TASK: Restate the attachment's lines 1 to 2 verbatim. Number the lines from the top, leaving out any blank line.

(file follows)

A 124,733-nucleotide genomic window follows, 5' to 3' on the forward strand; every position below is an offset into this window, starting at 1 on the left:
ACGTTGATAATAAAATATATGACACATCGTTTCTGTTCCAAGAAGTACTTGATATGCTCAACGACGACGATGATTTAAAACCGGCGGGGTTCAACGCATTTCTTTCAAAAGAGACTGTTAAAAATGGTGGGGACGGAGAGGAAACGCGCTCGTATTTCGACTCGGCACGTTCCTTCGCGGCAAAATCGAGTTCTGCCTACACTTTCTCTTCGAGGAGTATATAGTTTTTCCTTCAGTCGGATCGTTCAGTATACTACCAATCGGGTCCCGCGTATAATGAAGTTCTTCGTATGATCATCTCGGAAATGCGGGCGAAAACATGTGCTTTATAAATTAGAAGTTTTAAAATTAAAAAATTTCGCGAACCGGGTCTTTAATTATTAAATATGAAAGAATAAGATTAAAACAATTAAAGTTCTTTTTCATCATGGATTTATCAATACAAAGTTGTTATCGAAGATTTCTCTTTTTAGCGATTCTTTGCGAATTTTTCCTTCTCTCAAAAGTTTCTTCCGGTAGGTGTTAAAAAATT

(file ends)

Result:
A 124,733-nucleotide genomic window follows, 5' to 3' on the forward strand; every position below is an offset into this window, starting at 1 on the left:
ACGTTGATAATAAAATATATGACACATCGTTTCTGTTCCAAGAAGTACTTGATATGCTCAACGACGACGATGATTTAAAACCGGCGGGGTTCAACGCATTTCTTTCAAAAGAGACTGTTAAAAATGGTGGGGACGGAGAGGAAACGCGCTCGTATTTCGACTCGGCACGTTCCTTCGCGGCAAAATCGAGTTCTGCCTACACTTTCTCTTCGAGGAGTATATAGTTTTTCCTTCAGTCGGATCGTTCAGTATACTACCAATCGGGTCCCGCGTATAATGAAGTTCTTCGTATGATCATCTCGGAAATGCGGGCGAAAACATGTGCTTTATAAATTAGAAGTTTTAAAATTAAAAAATTTCGCGAACCGGGTCTTTAATTATTAAATATGAAAGAATAAGATTAAAACAATTAAAGTTCTTTTTCATCATGGATTTATCAATACAAAGTTGTTATCGAAGATTTCTCTTTTTAGCGATTCTTTGCGAATTTTTCCTTCTCTCAAAAGTTTCTTCCGGTAGGTGTTAAAAAATT